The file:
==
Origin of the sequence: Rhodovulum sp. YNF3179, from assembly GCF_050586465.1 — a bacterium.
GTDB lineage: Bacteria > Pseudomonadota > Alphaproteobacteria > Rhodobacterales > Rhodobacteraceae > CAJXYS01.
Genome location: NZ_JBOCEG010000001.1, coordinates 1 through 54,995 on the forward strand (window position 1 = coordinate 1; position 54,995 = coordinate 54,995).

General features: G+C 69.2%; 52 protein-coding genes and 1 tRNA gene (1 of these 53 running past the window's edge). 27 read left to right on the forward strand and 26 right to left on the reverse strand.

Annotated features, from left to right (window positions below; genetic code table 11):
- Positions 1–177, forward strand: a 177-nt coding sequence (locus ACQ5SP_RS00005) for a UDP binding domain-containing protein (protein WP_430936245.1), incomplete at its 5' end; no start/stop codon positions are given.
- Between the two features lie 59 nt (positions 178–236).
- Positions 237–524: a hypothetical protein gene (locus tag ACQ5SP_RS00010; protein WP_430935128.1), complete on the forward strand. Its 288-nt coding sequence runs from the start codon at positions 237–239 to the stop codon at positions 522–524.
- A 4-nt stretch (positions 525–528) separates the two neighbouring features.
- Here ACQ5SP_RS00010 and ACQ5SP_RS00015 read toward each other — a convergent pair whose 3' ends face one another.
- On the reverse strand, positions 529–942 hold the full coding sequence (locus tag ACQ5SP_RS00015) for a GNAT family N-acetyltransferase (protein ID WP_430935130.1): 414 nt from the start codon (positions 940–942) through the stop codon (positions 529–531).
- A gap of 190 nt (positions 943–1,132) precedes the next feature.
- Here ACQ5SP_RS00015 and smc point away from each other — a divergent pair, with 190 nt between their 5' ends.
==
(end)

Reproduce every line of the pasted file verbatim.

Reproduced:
Origin of the sequence: Rhodovulum sp. YNF3179, from assembly GCF_050586465.1 — a bacterium.
GTDB lineage: Bacteria > Pseudomonadota > Alphaproteobacteria > Rhodobacterales > Rhodobacteraceae > CAJXYS01.
Genome location: NZ_JBOCEG010000001.1, coordinates 1 through 54,995 on the forward strand (window position 1 = coordinate 1; position 54,995 = coordinate 54,995).

General features: G+C 69.2%; 52 protein-coding genes and 1 tRNA gene (1 of these 53 running past the window's edge). 27 read left to right on the forward strand and 26 right to left on the reverse strand.

Annotated features, from left to right (window positions below; genetic code table 11):
- Positions 1–177, forward strand: a 177-nt coding sequence (locus ACQ5SP_RS00005) for a UDP binding domain-containing protein (protein WP_430936245.1), incomplete at its 5' end; no start/stop codon positions are given.
- Between the two features lie 59 nt (positions 178–236).
- Positions 237–524: a hypothetical protein gene (locus tag ACQ5SP_RS00010; protein WP_430935128.1), complete on the forward strand. Its 288-nt coding sequence runs from the start codon at positions 237–239 to the stop codon at positions 522–524.
- A 4-nt stretch (positions 525–528) separates the two neighbouring features.
- Here ACQ5SP_RS00010 and ACQ5SP_RS00015 read toward each other — a convergent pair whose 3' ends face one another.
- On the reverse strand, positions 529–942 hold the full coding sequence (locus tag ACQ5SP_RS00015) for a GNAT family N-acetyltransferase (protein ID WP_430935130.1): 414 nt from the start codon (positions 940–942) through the stop codon (positions 529–531).
- A gap of 190 nt (positions 943–1,132) precedes the next feature.
- Here ACQ5SP_RS00015 and smc point away from each other — a divergent pair, with 190 nt between their 5' ends.